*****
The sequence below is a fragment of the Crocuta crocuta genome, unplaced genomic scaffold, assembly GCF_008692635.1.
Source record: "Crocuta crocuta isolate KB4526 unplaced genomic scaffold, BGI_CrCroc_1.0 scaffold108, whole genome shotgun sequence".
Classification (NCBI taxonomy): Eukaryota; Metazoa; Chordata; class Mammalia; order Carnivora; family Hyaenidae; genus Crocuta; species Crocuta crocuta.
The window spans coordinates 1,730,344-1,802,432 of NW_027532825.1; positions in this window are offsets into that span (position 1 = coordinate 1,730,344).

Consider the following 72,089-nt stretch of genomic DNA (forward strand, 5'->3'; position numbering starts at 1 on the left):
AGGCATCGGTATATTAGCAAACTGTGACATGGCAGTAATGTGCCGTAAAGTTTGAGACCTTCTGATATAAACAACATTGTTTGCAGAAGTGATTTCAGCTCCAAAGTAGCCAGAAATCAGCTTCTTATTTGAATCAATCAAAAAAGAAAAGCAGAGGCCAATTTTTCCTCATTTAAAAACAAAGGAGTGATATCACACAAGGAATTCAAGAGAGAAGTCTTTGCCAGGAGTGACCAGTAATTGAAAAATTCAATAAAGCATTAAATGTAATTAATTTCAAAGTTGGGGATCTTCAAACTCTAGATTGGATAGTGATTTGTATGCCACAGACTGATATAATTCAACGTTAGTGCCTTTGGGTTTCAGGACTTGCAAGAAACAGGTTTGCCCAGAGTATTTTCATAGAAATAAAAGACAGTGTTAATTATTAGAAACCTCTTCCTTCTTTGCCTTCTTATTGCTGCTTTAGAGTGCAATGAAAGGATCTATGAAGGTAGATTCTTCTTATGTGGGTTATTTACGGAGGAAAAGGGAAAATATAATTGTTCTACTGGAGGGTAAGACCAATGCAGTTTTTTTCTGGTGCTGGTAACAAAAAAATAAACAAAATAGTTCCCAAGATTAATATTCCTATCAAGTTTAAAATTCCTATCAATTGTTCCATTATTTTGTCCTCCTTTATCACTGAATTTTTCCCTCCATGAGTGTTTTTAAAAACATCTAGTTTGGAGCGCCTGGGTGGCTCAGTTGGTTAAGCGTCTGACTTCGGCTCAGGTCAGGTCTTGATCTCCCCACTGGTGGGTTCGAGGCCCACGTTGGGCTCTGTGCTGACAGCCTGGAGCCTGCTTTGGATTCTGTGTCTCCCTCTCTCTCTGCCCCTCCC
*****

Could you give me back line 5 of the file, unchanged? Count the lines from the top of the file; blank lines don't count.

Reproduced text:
Consider the following 72,089-nt stretch of genomic DNA (forward strand, 5'->3'; position numbering starts at 1 on the left):